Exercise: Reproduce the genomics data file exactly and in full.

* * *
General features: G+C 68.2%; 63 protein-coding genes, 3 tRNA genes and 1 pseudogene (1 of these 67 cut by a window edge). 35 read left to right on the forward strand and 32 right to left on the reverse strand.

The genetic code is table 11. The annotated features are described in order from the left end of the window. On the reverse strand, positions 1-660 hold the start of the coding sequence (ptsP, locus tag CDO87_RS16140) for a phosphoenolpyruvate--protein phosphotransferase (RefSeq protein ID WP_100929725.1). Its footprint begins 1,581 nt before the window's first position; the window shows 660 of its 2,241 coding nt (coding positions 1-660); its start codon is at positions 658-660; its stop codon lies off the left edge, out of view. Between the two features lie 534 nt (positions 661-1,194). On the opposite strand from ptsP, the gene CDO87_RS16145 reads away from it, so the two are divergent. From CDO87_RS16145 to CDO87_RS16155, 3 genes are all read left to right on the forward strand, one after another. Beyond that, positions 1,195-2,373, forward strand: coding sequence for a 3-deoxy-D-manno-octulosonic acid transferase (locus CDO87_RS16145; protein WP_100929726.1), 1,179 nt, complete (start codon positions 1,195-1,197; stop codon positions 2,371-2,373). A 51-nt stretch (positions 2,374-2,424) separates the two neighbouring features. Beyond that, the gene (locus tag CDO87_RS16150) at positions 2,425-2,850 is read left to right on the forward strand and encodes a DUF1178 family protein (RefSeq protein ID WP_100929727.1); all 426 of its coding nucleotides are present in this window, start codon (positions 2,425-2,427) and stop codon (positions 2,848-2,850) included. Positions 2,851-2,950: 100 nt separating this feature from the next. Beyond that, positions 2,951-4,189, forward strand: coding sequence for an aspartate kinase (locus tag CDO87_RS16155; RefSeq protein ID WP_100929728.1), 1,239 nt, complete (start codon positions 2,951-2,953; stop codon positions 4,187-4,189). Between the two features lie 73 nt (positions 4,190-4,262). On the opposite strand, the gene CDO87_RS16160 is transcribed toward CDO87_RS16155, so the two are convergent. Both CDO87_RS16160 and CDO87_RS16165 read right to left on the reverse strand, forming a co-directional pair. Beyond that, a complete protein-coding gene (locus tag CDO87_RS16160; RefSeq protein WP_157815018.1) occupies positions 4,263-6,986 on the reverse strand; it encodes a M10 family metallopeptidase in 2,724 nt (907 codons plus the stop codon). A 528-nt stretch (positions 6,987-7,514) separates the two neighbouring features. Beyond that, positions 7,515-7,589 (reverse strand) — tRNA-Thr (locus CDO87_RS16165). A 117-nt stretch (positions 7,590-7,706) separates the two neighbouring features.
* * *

General features: G+C 68.2%; 63 protein-coding genes, 3 tRNA genes and 1 pseudogene (1 of these 67 cut by a window edge). 35 read left to right on the forward strand and 32 right to left on the reverse strand.

The genetic code is table 11. The annotated features are described in order from the left end of the window. On the reverse strand, positions 1-660 hold the start of the coding sequence (ptsP, locus tag CDO87_RS16140) for a phosphoenolpyruvate--protein phosphotransferase (RefSeq protein ID WP_100929725.1). Its footprint begins 1,581 nt before the window's first position; the window shows 660 of its 2,241 coding nt (coding positions 1-660); its start codon is at positions 658-660; its stop codon lies off the left edge, out of view. Between the two features lie 534 nt (positions 661-1,194). On the opposite strand from ptsP, the gene CDO87_RS16145 reads away from it, so the two are divergent. From CDO87_RS16145 to CDO87_RS16155, 3 genes are all read left to right on the forward strand, one after another. Beyond that, positions 1,195-2,373, forward strand: coding sequence for a 3-deoxy-D-manno-octulosonic acid transferase (locus CDO87_RS16145; protein WP_100929726.1), 1,179 nt, complete (start codon positions 1,195-1,197; stop codon positions 2,371-2,373). A 51-nt stretch (positions 2,374-2,424) separates the two neighbouring features. Beyond that, the gene (locus tag CDO87_RS16150) at positions 2,425-2,850 is read left to right on the forward strand and encodes a DUF1178 family protein (RefSeq protein ID WP_100929727.1); all 426 of its coding nucleotides are present in this window, start codon (positions 2,425-2,427) and stop codon (positions 2,848-2,850) included. Positions 2,851-2,950: 100 nt separating this feature from the next. Beyond that, positions 2,951-4,189, forward strand: coding sequence for an aspartate kinase (locus tag CDO87_RS16155; RefSeq protein ID WP_100929728.1), 1,239 nt, complete (start codon positions 2,951-2,953; stop codon positions 4,187-4,189). Between the two features lie 73 nt (positions 4,190-4,262). On the opposite strand, the gene CDO87_RS16160 is transcribed toward CDO87_RS16155, so the two are convergent. Both CDO87_RS16160 and CDO87_RS16165 read right to left on the reverse strand, forming a co-directional pair. Beyond that, a complete protein-coding gene (locus tag CDO87_RS16160; RefSeq protein WP_157815018.1) occupies positions 4,263-6,986 on the reverse strand; it encodes a M10 family metallopeptidase in 2,724 nt (907 codons plus the stop codon). A 528-nt stretch (positions 6,987-7,514) separates the two neighbouring features. Beyond that, positions 7,515-7,589 (reverse strand) — tRNA-Thr (locus CDO87_RS16165). A 117-nt stretch (positions 7,590-7,706) separates the two neighbouring features.